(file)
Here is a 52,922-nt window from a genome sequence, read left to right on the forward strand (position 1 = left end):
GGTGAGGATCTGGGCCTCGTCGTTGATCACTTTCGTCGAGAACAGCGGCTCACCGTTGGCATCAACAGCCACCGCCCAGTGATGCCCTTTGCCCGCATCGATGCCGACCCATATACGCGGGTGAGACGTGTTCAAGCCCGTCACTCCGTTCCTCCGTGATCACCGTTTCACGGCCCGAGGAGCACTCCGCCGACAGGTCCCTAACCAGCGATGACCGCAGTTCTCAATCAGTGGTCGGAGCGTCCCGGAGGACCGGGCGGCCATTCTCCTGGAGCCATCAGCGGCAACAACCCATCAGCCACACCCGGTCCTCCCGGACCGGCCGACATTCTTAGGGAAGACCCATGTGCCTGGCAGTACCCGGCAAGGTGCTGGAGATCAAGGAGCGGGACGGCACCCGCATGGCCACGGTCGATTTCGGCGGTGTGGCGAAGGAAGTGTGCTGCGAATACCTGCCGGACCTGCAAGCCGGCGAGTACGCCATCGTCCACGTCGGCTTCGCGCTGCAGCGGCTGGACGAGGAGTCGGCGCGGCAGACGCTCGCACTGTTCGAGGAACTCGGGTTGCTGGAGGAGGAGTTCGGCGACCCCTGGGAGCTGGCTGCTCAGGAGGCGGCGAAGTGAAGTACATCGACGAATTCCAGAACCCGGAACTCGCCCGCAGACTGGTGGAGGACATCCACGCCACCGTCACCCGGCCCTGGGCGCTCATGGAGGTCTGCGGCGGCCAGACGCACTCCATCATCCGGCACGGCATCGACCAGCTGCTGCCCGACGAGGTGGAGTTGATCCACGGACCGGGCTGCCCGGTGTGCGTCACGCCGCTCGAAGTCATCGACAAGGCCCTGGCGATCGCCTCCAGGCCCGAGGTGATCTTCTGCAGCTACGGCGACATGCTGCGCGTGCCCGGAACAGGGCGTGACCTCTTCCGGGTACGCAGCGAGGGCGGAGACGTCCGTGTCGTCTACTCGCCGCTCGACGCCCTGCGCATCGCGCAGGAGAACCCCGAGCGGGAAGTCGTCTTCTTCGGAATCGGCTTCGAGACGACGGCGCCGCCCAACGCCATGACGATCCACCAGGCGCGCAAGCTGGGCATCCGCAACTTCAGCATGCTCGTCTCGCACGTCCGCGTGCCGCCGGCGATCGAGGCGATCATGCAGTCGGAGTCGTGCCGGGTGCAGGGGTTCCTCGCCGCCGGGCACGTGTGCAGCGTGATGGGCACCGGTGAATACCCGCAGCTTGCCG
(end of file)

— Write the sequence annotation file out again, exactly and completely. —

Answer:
Here is a 52,922-nt window from a genome sequence, read left to right on the forward strand (position 1 = left end):
GGTGAGGATCTGGGCCTCGTCGTTGATCACTTTCGTCGAGAACAGCGGCTCACCGTTGGCATCAACAGCCACCGCCCAGTGATGCCCTTTGCCCGCATCGATGCCGACCCATATACGCGGGTGAGACGTGTTCAAGCCCGTCACTCCGTTCCTCCGTGATCACCGTTTCACGGCCCGAGGAGCACTCCGCCGACAGGTCCCTAACCAGCGATGACCGCAGTTCTCAATCAGTGGTCGGAGCGTCCCGGAGGACCGGGCGGCCATTCTCCTGGAGCCATCAGCGGCAACAACCCATCAGCCACACCCGGTCCTCCCGGACCGGCCGACATTCTTAGGGAAGACCCATGTGCCTGGCAGTACCCGGCAAGGTGCTGGAGATCAAGGAGCGGGACGGCACCCGCATGGCCACGGTCGATTTCGGCGGTGTGGCGAAGGAAGTGTGCTGCGAATACCTGCCGGACCTGCAAGCCGGCGAGTACGCCATCGTCCACGTCGGCTTCGCGCTGCAGCGGCTGGACGAGGAGTCGGCGCGGCAGACGCTCGCACTGTTCGAGGAACTCGGGTTGCTGGAGGAGGAGTTCGGCGACCCCTGGGAGCTGGCTGCTCAGGAGGCGGCGAAGTGAAGTACATCGACGAATTCCAGAACCCGGAACTCGCCCGCAGACTGGTGGAGGACATCCACGCCACCGTCACCCGGCCCTGGGCGCTCATGGAGGTCTGCGGCGGCCAGACGCACTCCATCATCCGGCACGGCATCGACCAGCTGCTGCCCGACGAGGTGGAGTTGATCCACGGACCGGGCTGCCCGGTGTGCGTCACGCCGCTCGAAGTCATCGACAAGGCCCTGGCGATCGCCTCCAGGCCCGAGGTGATCTTCTGCAGCTACGGCGACATGCTGCGCGTGCCCGGAACAGGGCGTGACCTCTTCCGGGTACGCAGCGAGGGCGGAGACGTCCGTGTCGTCTACTCGCCGCTCGACGCCCTGCGCATCGCGCAGGAGAACCCCGAGCGGGAAGTCGTCTTCTTCGGAATCGGCTTCGAGACGACGGCGCCGCCCAACGCCATGACGATCCACCAGGCGCGCAAGCTGGGCATCCGCAACTTCAGCATGCTCGTCTCGCACGTCCGCGTGCCGCCGGCGATCGAGGCGATCATGCAGTCGGAGTCGTGCCGGGTGCAGGGGTTCCTCGCCGCCGGGCACGTGTGCAGCGTGATGGGCACCGGTGAATACCCGCAGCTTGCCG